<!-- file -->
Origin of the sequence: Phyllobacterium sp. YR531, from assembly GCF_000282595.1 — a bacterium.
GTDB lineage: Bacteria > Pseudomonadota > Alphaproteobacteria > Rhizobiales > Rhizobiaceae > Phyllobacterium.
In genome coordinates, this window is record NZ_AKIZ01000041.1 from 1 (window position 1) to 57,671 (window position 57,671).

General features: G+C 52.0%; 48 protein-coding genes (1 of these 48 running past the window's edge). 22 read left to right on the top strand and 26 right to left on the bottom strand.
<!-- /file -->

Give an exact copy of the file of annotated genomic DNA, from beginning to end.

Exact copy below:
Origin of the sequence: Phyllobacterium sp. YR531, from assembly GCF_000282595.1 — a bacterium.
GTDB lineage: Bacteria > Pseudomonadota > Alphaproteobacteria > Rhizobiales > Rhizobiaceae > Phyllobacterium.
In genome coordinates, this window is record NZ_AKIZ01000041.1 from 1 (window position 1) to 57,671 (window position 57,671).

General features: G+C 52.0%; 48 protein-coding genes (1 of these 48 running past the window's edge). 22 read left to right on the top strand and 26 right to left on the bottom strand.